“It is not that, William, I would wish you every happiness and gladly resign my duties. Only you´ve been in such a strange mood lately, since your return from Hertfordshire, that I feared Miss Bingley has managed to capture you finally.”
The fever must have lent his little sister daring because, although Darcy´d known that she didn´t particularly enjoy the company of the Bingley sisters he had not known that Georgie so clearly saw through their motives.
“Miss Bingley! No, Georgie. She´s Charles´ sister, nothing more to me. I am aware of her wish to become more but as I fear she does rather like my position than my person I am not overly concerned about her heartbreak when I finally chose my bride. I´ve never even remotely encouraged her hopes.”
“I´m glad to hear it. I felt her attentions to me to be quite insincere as well.”
Georgiana settled back into her pillows.
“I think it´s time for a story, you should get your rest.”
And Darcy proceeded to tell his little sister the tale of the Gytrash, a spirit from the North of England who haunted belated travelers in form of a horse, mule or a large dog, like he had done when she was a child. Soon he was rewarded by her sleeping peacefully.
Posted on Monday, 22 December 2003
December 23rd, 1811, Gracechurch Street
“It has come! The letter from your friend Franziska in Salzburg has come just in time!”
Mrs Gardiner had to smile as she witnessed Elizabeth´s delight. The children were already well again and Madeline herself was on the mend but her favourite niece had decided to stay with them for Christmas. The Gardiners were happy to have her around, besides they would make the journey to Hertfordshire soon enough, there was no need for Elizabeth to rush ahead.
An Austrian friend of Mrs Gardiner had written to them about a Christmas carol in such words as they made Lizzy long to sing the song herself. Consequently she had begged Franziska to send it to them.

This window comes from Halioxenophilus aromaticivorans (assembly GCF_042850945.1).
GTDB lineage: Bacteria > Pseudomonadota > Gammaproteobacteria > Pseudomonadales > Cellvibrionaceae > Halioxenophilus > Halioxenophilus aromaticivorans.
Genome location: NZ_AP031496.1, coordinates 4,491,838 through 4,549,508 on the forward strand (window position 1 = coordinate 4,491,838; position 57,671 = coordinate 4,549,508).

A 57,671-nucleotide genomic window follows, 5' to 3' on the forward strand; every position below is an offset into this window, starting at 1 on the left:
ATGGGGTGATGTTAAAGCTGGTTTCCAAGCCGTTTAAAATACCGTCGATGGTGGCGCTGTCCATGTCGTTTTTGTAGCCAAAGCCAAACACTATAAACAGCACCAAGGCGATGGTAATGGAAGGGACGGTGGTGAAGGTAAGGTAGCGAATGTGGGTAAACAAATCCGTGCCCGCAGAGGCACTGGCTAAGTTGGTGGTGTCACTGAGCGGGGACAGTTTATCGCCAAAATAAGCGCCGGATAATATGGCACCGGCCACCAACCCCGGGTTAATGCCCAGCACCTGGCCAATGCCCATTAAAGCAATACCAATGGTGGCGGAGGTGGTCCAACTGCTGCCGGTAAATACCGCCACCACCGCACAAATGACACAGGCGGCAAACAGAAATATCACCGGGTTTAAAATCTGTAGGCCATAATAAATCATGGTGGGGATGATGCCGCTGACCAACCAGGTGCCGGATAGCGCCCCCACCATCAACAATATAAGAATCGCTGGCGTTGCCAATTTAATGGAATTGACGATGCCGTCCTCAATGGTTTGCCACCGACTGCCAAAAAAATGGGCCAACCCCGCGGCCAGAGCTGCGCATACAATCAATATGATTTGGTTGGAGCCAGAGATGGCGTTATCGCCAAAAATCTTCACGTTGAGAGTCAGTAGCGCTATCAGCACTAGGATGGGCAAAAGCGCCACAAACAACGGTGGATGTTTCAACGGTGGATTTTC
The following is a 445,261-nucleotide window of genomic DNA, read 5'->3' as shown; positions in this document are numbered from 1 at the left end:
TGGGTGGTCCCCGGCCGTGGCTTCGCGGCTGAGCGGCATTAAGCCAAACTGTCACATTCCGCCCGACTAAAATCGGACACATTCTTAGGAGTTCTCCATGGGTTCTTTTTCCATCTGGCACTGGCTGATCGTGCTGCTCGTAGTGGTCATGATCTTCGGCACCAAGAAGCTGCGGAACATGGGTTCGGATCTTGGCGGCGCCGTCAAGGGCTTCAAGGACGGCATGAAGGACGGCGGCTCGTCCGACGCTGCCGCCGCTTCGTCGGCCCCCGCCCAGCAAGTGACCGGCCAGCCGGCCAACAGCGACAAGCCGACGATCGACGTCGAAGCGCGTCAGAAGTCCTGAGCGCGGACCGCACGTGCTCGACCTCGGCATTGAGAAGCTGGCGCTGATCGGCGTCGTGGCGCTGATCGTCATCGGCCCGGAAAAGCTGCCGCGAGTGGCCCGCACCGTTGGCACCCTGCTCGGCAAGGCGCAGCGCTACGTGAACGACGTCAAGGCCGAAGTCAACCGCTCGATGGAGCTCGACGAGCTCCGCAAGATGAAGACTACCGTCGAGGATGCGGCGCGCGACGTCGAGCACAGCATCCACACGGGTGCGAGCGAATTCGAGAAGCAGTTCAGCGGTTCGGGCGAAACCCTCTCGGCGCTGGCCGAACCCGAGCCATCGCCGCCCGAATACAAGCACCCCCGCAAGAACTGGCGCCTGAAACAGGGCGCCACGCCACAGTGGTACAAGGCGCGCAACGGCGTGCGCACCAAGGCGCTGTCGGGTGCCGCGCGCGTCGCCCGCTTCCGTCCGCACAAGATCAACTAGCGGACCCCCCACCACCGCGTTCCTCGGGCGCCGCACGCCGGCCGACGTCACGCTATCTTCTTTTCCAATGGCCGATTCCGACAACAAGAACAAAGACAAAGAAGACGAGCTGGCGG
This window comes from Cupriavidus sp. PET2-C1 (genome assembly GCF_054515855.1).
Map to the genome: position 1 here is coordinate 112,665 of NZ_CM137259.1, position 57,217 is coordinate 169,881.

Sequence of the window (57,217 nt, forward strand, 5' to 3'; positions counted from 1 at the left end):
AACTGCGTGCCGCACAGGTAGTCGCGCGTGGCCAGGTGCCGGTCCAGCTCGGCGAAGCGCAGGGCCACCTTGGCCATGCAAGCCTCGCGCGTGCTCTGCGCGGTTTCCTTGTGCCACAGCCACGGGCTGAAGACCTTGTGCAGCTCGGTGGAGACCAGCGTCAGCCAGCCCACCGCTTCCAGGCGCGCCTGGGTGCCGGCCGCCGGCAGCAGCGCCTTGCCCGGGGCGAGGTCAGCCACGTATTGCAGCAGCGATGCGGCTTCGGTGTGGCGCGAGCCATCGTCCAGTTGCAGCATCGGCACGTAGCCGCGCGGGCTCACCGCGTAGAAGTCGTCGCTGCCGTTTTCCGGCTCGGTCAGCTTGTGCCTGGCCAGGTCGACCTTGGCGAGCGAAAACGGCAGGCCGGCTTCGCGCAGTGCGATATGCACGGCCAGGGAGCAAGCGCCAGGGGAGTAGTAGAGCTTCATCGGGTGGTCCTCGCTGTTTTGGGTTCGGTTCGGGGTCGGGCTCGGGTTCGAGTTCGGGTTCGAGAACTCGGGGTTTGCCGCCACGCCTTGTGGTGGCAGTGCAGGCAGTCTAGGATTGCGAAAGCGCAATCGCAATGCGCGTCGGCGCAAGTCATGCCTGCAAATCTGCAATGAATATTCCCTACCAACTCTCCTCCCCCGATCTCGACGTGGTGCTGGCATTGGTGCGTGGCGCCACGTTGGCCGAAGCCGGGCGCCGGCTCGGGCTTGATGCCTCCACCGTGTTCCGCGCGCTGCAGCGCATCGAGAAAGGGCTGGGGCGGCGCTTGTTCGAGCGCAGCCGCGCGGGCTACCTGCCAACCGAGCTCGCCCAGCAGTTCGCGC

Elizabeth went to the piano immediately, trying out the song. Franziska had even provided a translation into English for which Lizzy was grateful as her knowledge of German was limited – much to her father´s chagrin for he was very fond of Goethe had she always preferred Latin and Greek.
The song had a simple enough melody, yet to Lizzy´s ears it seemed to perfectly capture the calm serenity and delighted wonder of this special, silent and holy night.
By the evening she knew it by heart and when Mr Gardiner came home for dinner he brought with him a neighbour and business acquaintance, a Mr Winters. Mr Winters had a nice bass voice and so, although he complained about a sore throat, after dinner they sung “Silent Night, Holy Night” in four parts, Elizabeth singing the soprano, Mrs Gardiner the alto and Mr Gardiner the tenor.
They were well pleased with their efforts and decided to sing the song the day after after evening service. Usually after the last blessings of the evening service on the 24th the choir sang a last hymn from the gallery, to accompany the leaving congregation. This year it would be a quartet with “Silent Night” as it was too late for a choir practice.
December 24th 1811, Darcy´s townhouse
Georgiana was well recovered by now but Darcy was glad that he´d heeded Dr Wylie´s advice and had not attempted to travel to Pemberley before Christmas.
“About the evening service today –“
When in town the Darcys had always attended church in St. ___´s, as did a lot of the ton. Darcy had never liked the gossip, the “see and be seen”, the looks, but as he was quite used to not let himself be affected by such behaviour he´d always managed to concentrate on the service alone. Georgiana seemed to feel differently though.
“What is it? Do you feel not up to going out already? I will stay at home with you if you wish so.”
“No, no, as I told you, I am in perfect health again. Only it is –“
Again did his sister hesitate.
“The service on Christmas evening is special for me and I always enjoyed it in our Lambton church.”
“You´re right. Somehow Christmas feels not right without it, but soon we´ll be home.”
Darcy realized as soon as the words had left his mouth that Georgiana would take them the wrong way.
“Oh, William, I am so sorry. It is my fault that we have to spend Christmas in town.”
“Hush, dearest, I didn´t want to imply that. If we´d attempted to travel to Pemberley you´d be too weak today to attend any service so Dr Wylie assured me. Your health is much more important than where we spend Christmas. Now what about tonight?”
Georgiana didn´t seem entirely convinced by his assurances but continued nonetheless.
“In St. ____´s, er, I do not mean to sound uncharitable, but I fear a lot of the people attending church there seem to, er –“
She looked at her brother, hoping for him to understand before she had to elaborate. He obliged her.